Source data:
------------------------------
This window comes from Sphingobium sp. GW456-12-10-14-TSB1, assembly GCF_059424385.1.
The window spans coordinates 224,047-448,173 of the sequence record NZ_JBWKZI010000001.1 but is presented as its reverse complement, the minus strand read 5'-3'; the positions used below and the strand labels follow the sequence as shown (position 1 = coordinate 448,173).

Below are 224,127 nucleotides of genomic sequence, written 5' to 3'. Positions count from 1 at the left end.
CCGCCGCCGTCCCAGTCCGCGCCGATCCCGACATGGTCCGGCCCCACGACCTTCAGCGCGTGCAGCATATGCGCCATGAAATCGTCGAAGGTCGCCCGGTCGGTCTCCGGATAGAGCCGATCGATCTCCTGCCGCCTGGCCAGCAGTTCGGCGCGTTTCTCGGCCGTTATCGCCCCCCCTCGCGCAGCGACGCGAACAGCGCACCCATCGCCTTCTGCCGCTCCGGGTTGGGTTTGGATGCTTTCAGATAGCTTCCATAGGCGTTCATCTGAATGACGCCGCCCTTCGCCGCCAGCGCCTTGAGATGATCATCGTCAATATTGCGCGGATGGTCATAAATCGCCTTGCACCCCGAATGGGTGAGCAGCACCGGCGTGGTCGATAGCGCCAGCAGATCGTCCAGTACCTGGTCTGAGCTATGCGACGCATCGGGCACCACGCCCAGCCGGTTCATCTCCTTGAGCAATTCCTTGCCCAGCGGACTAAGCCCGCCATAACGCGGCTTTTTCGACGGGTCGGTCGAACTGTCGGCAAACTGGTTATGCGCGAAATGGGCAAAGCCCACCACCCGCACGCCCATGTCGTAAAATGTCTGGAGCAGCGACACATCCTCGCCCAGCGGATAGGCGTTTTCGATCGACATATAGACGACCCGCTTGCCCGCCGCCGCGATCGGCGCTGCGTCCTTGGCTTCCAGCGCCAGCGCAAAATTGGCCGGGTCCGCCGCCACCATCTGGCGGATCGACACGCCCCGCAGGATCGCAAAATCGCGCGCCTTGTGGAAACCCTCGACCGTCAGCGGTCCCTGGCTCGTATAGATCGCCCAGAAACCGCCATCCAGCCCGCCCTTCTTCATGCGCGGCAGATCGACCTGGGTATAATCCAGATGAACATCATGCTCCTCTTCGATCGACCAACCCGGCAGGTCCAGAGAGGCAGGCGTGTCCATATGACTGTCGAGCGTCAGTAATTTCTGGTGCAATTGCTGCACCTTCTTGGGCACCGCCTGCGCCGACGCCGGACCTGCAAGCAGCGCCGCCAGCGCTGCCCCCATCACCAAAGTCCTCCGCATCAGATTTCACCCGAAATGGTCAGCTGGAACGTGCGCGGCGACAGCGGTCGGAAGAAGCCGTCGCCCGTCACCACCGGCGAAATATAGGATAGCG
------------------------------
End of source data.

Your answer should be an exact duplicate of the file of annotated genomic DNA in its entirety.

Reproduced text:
This window comes from Sphingobium sp. GW456-12-10-14-TSB1, assembly GCF_059424385.1.
The window spans coordinates 224,047-448,173 of the sequence record NZ_JBWKZI010000001.1 but is presented as its reverse complement, the minus strand read 5'-3'; the positions used below and the strand labels follow the sequence as shown (position 1 = coordinate 448,173).

Below are 224,127 nucleotides of genomic sequence, written 5' to 3'. Positions count from 1 at the left end.
CCGCCGCCGTCCCAGTCCGCGCCGATCCCGACATGGTCCGGCCCCACGACCTTCAGCGCGTGCAGCATATGCGCCATGAAATCGTCGAAGGTCGCCCGGTCGGTCTCCGGATAGAGCCGATCGATCTCCTGCCGCCTGGCCAGCAGTTCGGCGCGTTTCTCGGCCGTTATCGCCCCCCCTCGCGCAGCGACGCGAACAGCGCACCCATCGCCTTCTGCCGCTCCGGGTTGGGTTTGGATGCTTTCAGATAGCTTCCATAGGCGTTCATCTGAATGACGCCGCCCTTCGCCGCCAGCGCCTTGAGATGATCATCGTCAATATTGCGCGGATGGTCATAAATCGCCTTGCACCCCGAATGGGTGAGCAGCACCGGCGTGGTCGATAGCGCCAGCAGATCGTCCAGTACCTGGTCTGAGCTATGCGACGCATCGGGCACCACGCCCAGCCGGTTCATCTCCTTGAGCAATTCCTTGCCCAGCGGACTAAGCCCGCCATAACGCGGCTTTTTCGACGGGTCGGTCGAACTGTCGGCAAACTGGTTATGCGCGAAATGGGCAAAGCCCACCACCCGCACGCCCATGTCGTAAAATGTCTGGAGCAGCGACACATCCTCGCCCAGCGGATAGGCGTTTTCGATCGACATATAGACGACCCGCTTGCCCGCCGCCGCGATCGGCGCTGCGTCCTTGGCTTCCAGCGCCAGCGCAAAATTGGCCGGGTCCGCCGCCACCATCTGGCGGATCGACACGCCCCGCAGGATCGCAAAATCGCGCGCCTTGTGGAAACCCTCGACCGTCAGCGGTCCCTGGCTCGTATAGATCGCCCAGAAACCGCCATCCAGCCCGCCCTTCTTCATGCGCGGCAGATCGACCTGGGTATAATCCAGATGAACATCATGCTCCTCTTCGATCGACCAACCCGGCAGGTCCAGAGAGGCAGGCGTGTCCATATGACTGTCGAGCGTCAGTAATTTCTGGTGCAATTGCTGCACCTTCTTGGGCACCGCCTGCGCCGACGCCGGACCTGCAAGCAGCGCCGCCAGCGCTGCCCCCATCACCAAAGTCCTCCGCATCAGATTTCACCCGAAATGGTCAGCTGGAACGTGCGCGGCGACAGCGGTCGGAAGAAGCCGTCGCCCGTCACCACCGGCGAAATATAGGATAGCG